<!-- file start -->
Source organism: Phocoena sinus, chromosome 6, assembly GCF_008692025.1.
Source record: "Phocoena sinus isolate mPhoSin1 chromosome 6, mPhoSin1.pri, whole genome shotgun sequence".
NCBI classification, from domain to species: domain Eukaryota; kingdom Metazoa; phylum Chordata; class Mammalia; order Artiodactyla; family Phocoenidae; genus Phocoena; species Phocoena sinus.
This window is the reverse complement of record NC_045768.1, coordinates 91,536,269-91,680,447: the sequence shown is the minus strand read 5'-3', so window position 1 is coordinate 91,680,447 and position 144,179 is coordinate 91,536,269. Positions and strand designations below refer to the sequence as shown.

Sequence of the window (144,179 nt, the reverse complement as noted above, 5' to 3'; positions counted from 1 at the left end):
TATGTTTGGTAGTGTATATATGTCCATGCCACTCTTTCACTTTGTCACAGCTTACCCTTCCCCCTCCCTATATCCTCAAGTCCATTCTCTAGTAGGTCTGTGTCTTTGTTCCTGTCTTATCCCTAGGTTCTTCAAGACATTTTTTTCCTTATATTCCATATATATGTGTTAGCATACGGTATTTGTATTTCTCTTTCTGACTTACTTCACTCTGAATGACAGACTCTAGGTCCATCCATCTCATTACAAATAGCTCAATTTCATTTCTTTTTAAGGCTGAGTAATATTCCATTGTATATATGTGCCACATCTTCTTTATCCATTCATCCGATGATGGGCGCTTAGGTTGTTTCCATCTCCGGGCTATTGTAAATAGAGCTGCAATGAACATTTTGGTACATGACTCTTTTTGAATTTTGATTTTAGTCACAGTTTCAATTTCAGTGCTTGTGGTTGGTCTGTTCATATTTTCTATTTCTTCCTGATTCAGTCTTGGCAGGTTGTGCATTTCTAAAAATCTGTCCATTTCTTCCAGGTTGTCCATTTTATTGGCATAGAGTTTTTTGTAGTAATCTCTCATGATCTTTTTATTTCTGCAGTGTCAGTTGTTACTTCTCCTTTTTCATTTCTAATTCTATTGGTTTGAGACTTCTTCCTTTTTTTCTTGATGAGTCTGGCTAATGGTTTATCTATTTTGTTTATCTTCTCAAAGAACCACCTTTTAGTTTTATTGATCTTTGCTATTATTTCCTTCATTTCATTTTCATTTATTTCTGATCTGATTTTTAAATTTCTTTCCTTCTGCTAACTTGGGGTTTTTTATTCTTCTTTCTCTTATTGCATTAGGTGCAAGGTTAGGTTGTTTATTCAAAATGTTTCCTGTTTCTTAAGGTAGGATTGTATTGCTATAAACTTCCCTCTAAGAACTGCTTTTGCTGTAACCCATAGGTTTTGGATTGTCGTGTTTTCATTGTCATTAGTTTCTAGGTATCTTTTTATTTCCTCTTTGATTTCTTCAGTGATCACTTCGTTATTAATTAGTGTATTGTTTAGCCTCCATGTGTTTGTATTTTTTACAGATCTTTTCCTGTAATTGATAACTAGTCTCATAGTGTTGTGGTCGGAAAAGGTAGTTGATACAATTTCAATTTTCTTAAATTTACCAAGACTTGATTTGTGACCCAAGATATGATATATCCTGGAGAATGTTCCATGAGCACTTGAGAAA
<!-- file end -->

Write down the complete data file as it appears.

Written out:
Source organism: Phocoena sinus, chromosome 6, assembly GCF_008692025.1.
Source record: "Phocoena sinus isolate mPhoSin1 chromosome 6, mPhoSin1.pri, whole genome shotgun sequence".
NCBI classification, from domain to species: domain Eukaryota; kingdom Metazoa; phylum Chordata; class Mammalia; order Artiodactyla; family Phocoenidae; genus Phocoena; species Phocoena sinus.
This window is the reverse complement of record NC_045768.1, coordinates 91,536,269-91,680,447: the sequence shown is the minus strand read 5'-3', so window position 1 is coordinate 91,680,447 and position 144,179 is coordinate 91,536,269. Positions and strand designations below refer to the sequence as shown.

Sequence of the window (144,179 nt, the reverse complement as noted above, 5' to 3'; positions counted from 1 at the left end):
TATGTTTGGTAGTGTATATATGTCCATGCCACTCTTTCACTTTGTCACAGCTTACCCTTCCCCCTCCCTATATCCTCAAGTCCATTCTCTAGTAGGTCTGTGTCTTTGTTCCTGTCTTATCCCTAGGTTCTTCAAGACATTTTTTTCCTTATATTCCATATATATGTGTTAGCATACGGTATTTGTATTTCTCTTTCTGACTTACTTCACTCTGAATGACAGACTCTAGGTCCATCCATCTCATTACAAATAGCTCAATTTCATTTCTTTTTAAGGCTGAGTAATATTCCATTGTATATATGTGCCACATCTTCTTTATCCATTCATCCGATGATGGGCGCTTAGGTTGTTTCCATCTCCGGGCTATTGTAAATAGAGCTGCAATGAACATTTTGGTACATGACTCTTTTTGAATTTTGATTTTAGTCACAGTTTCAATTTCAGTGCTTGTGGTTGGTCTGTTCATATTTTCTATTTCTTCCTGATTCAGTCTTGGCAGGTTGTGCATTTCTAAAAATCTGTCCATTTCTTCCAGGTTGTCCATTTTATTGGCATAGAGTTTTTTGTAGTAATCTCTCATGATCTTTTTATTTCTGCAGTGTCAGTTGTTACTTCTCCTTTTTCATTTCTAATTCTATTGGTTTGAGACTTCTTCCTTTTTTTCTTGATGAGTCTGGCTAATGGTTTATCTATTTTGTTTATCTTCTCAAAGAACCACCTTTTAGTTTTATTGATCTTTGCTATTATTTCCTTCATTTCATTTTCATTTATTTCTGATCTGATTTTTAAATTTCTTTCCTTCTGCTAACTTGGGGTTTTTTATTCTTCTTTCTCTTATTGCATTAGGTGCAAGGTTAGGTTGTTTATTCAAAATGTTTCCTGTTTCTTAAGGTAGGATTGTATTGCTATAAACTTCCCTCTAAGAACTGCTTTTGCTGTAACCCATAGGTTTTGGATTGTCGTGTTTTCATTGTCATTAGTTTCTAGGTATCTTTTTATTTCCTCTTTGATTTCTTCAGTGATCACTTCGTTATTAATTAGTGTATTGTTTAGCCTCCATGTGTTTGTATTTTTTACAGATCTTTTCCTGTAATTGATAACTAGTCTCATAGTGTTGTGGTCGGAAAAGGTAGTTGATACAATTTCAATTTTCTTAAATTTACCAAGACTTGATTTGTGACCCAAGATATGATATATCCTGGAGAATGTTCCATGAGCACTTGAGAAA